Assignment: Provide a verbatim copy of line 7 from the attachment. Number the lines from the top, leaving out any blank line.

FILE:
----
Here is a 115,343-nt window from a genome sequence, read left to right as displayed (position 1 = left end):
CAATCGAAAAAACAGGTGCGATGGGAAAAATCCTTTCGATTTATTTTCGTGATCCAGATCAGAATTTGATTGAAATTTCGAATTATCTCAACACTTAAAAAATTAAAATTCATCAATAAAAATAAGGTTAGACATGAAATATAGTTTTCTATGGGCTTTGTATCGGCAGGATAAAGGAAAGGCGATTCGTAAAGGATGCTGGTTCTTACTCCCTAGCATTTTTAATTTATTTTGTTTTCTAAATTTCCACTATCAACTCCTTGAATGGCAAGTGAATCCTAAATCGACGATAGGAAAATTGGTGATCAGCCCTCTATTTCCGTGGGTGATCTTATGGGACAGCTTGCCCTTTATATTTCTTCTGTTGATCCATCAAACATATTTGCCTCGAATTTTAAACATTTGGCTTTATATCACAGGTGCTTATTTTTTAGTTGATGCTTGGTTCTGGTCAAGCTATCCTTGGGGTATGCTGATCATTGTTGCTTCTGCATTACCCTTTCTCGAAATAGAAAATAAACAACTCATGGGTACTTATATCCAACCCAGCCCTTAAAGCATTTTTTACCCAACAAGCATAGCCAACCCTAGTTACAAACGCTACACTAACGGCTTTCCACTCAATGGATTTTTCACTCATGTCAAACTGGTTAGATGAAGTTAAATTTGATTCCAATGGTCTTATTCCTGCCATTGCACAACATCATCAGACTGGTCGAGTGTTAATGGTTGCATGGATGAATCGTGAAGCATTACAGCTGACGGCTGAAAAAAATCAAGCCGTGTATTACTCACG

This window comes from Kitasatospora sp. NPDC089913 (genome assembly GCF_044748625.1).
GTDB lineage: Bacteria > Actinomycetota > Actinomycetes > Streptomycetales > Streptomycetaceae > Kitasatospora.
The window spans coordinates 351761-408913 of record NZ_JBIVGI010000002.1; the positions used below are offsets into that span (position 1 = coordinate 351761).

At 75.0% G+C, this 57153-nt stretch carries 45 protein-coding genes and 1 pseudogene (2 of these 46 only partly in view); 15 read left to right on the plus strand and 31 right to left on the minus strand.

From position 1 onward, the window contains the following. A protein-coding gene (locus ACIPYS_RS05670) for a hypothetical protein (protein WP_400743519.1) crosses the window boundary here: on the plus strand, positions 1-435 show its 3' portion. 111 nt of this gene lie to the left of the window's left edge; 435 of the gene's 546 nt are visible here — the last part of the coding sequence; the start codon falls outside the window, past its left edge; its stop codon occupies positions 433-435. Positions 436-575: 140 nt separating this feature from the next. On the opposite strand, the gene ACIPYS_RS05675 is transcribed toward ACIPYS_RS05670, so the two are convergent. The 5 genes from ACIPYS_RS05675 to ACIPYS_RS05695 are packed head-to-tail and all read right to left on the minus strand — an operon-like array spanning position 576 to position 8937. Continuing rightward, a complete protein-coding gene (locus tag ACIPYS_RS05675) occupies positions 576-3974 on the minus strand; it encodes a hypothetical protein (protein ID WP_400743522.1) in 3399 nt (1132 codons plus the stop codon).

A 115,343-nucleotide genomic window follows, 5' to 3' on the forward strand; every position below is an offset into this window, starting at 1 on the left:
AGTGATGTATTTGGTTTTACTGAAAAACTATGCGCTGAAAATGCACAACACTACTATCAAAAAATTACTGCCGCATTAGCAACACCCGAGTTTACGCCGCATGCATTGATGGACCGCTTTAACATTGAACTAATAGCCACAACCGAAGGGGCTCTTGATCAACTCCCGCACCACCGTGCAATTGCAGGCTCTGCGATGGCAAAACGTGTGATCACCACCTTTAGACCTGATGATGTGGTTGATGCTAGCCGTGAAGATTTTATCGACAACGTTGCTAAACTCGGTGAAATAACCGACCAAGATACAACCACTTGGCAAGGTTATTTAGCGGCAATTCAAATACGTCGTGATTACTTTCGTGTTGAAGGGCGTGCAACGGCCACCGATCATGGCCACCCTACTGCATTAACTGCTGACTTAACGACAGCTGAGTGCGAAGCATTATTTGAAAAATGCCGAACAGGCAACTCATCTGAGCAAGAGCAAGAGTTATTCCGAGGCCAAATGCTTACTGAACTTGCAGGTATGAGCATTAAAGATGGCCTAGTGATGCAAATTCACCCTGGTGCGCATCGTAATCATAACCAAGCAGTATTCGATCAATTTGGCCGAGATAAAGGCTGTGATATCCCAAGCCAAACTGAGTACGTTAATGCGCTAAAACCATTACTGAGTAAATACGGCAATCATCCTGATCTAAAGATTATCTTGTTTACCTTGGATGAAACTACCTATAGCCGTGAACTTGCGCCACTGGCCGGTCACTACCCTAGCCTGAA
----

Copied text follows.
From position 1 onward, the window contains the following. A protein-coding gene (locus ACIPYS_RS05670) for a hypothetical protein (protein WP_400743519.1) crosses the window boundary here: on the plus strand, positions 1-435 show its 3' portion. 111 nt of this gene lie to the left of the window's left edge; 435 of the gene's 546 nt are visible here — the last part of the coding sequence; the start codon falls outside the window, past its left edge; its stop codon occupies positions 433-435. Positions 436-575: 140 nt separating this feature from the next. On the opposite strand, the gene ACIPYS_RS05675 is transcribed toward ACIPYS_RS05670, so the two are convergent. The 5 genes from ACIPYS_RS05675 to ACIPYS_RS05695 are packed head-to-tail and all read right to left on the minus strand — an operon-like array spanning position 576 to position 8937. Continuing rightward, a complete protein-coding gene (locus tag ACIPYS_RS05675) occupies positions 576-3974 on the minus strand; it encodes a hypothetical protein (protein ID WP_400743522.1) in 3399 nt (1132 codons plus the stop codon).